As an attorney I gets asked this question all the time. For most couples the answer is either Community Property with Right of Survivorship or in a Trust.
Below are the first 3 questions.
Q 1. What is “community property with right of survivorship”?
A It is a form of taking title to jointly-owned property, available to a husband and wife (or registered domestic partners), combining the benefits of holding title as community property and the benefits of joint tenancy. As discussed below, it primarily impacts estate planning and tax treatment.
Q 2. What does this form of taking title mean?
A Previously, a husband and wife could hold title to jointly-owned property in several different forms: as community property, as joint tenants, or as tenants in common. Domestic partners could hold title as joint tenants or tenants in common. Each of these forms of holding title has distinct benefits relating to estate planning upon the death of one of the spouses or domestic partners. Holding title as community property provides a “stepped-up” tax basis for both halves of the property upon the death of the first spouse or domestic partner, but no automatic transfer of title. Holding title as joint tenants provides for the immediate and automatic transfer of title to the surviving spouse (domestic partner) upon the death of the first spouse (domestic partner), but only the decedent’s portion of the property receives a step up in basis. Now, a husband and wife or registered domestic partners can enjoy both benefits by taking title as community property with right of survivorship.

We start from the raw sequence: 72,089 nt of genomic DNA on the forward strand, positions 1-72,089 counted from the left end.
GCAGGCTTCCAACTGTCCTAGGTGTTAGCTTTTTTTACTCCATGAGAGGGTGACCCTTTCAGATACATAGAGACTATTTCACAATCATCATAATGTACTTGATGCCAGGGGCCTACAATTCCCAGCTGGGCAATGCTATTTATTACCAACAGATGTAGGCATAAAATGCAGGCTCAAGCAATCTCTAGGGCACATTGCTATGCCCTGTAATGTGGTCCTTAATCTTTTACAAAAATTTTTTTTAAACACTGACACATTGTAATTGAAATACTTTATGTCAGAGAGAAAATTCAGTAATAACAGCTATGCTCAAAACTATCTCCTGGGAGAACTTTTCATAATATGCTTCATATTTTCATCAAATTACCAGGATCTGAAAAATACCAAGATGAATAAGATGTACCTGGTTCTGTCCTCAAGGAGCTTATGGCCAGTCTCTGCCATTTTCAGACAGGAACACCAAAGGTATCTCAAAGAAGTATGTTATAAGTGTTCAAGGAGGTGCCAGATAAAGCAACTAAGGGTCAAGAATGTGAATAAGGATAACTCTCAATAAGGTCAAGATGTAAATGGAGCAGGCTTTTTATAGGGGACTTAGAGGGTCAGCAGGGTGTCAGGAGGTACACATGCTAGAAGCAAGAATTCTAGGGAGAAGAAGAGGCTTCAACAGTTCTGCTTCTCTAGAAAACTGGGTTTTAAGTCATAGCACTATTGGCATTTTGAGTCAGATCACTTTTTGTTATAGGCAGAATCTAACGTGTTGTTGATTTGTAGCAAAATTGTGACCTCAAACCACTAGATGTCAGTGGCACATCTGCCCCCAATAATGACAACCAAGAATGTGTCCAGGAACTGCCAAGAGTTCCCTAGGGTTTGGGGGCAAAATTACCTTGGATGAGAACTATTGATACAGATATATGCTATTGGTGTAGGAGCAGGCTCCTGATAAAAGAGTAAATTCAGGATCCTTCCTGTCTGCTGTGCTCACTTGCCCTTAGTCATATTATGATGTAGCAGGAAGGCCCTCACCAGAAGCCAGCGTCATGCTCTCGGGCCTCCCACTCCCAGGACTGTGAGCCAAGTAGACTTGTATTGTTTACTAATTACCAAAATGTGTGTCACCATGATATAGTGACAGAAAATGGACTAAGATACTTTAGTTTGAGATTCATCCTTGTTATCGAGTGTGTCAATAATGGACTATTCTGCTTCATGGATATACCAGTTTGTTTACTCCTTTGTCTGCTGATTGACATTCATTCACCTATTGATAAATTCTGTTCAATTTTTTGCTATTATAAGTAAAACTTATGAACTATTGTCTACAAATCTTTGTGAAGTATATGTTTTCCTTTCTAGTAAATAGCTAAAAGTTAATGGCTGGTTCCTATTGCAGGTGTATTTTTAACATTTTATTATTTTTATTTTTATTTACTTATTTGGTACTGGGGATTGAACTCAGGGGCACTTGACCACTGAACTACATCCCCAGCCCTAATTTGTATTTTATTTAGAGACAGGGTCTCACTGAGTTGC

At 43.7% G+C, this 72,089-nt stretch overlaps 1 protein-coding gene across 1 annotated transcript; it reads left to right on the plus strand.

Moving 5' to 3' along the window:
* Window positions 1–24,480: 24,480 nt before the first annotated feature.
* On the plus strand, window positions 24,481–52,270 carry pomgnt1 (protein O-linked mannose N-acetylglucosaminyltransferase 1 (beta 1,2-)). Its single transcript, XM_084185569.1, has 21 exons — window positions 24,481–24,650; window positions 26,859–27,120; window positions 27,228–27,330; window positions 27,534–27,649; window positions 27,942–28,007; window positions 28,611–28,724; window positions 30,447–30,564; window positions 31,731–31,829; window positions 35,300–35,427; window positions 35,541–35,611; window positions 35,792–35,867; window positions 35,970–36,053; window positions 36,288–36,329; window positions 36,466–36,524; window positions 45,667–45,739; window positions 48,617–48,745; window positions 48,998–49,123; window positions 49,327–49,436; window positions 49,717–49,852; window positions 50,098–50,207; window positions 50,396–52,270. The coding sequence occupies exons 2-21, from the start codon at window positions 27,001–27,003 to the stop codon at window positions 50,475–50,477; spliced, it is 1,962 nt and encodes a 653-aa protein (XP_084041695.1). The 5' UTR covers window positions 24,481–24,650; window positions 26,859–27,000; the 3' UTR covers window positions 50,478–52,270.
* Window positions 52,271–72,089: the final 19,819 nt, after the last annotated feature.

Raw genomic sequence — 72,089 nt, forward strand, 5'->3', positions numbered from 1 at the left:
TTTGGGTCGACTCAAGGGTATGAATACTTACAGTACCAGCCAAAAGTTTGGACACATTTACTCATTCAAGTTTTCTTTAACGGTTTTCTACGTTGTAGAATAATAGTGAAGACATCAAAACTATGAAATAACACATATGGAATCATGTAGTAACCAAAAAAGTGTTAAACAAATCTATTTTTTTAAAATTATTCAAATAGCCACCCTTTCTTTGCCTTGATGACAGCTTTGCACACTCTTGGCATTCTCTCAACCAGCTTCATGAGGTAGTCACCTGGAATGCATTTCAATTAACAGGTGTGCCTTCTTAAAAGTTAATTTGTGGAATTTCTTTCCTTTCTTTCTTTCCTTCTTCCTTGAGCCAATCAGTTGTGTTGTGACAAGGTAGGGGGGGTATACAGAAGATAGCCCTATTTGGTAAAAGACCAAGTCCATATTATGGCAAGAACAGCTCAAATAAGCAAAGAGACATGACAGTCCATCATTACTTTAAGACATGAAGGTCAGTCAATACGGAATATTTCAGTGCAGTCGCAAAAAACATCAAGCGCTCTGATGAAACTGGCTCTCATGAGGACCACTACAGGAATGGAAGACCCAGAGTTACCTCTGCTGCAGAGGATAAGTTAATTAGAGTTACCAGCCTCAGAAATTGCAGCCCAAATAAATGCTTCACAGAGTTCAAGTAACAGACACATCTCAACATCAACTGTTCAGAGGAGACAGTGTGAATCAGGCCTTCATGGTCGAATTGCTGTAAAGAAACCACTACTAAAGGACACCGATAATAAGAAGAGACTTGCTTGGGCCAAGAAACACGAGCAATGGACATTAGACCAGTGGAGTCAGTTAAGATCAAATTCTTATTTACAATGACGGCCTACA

Q 3. What does a “stepped-up basis” mean?
A Under both federal and California law, when a person receives property from a decedent, the tax basis for that property is the fair market value of the property on the date of the decedent’s death. For example, you just inherited property from your aunt that she purchased in 1970 for $25,000. Today the property is worth $250,000. Your tax basis in the property is $250,000 and not the $25,000 that your aunt originally paid for the property. When you dispose of property,your gain is the difference between your basis in the property and the sales price. Accordingly, the “stepped-up” basis is very important in calculating your capital gains when you ultimately dispose of the property.
Q 4. How is the “stepped-up basis” applied to property held as joint tenants?
A When two people own property as joint tenants, because the surviving joint tenant already owns one half of the property, the surviving joint tenant only receives a “stepped-up” basis on one half of the property. For example, a husband and wife hold property they purchased for $10,000 as joint tenants that is now worth $200,000. Each has an original basis of $5,000 in their one half of the property.When one spouse dies, the other spouse receives a step up in basis on the one half of the property formerly owned by the deceased spouse. One half of the property would have a basis of $100,000 (the “stepped-up” basis) and one half of the property would have a basis of $5,000 (the original purchase basis).
Q 5. How is the “stepped-up basis” applied to property held as community property?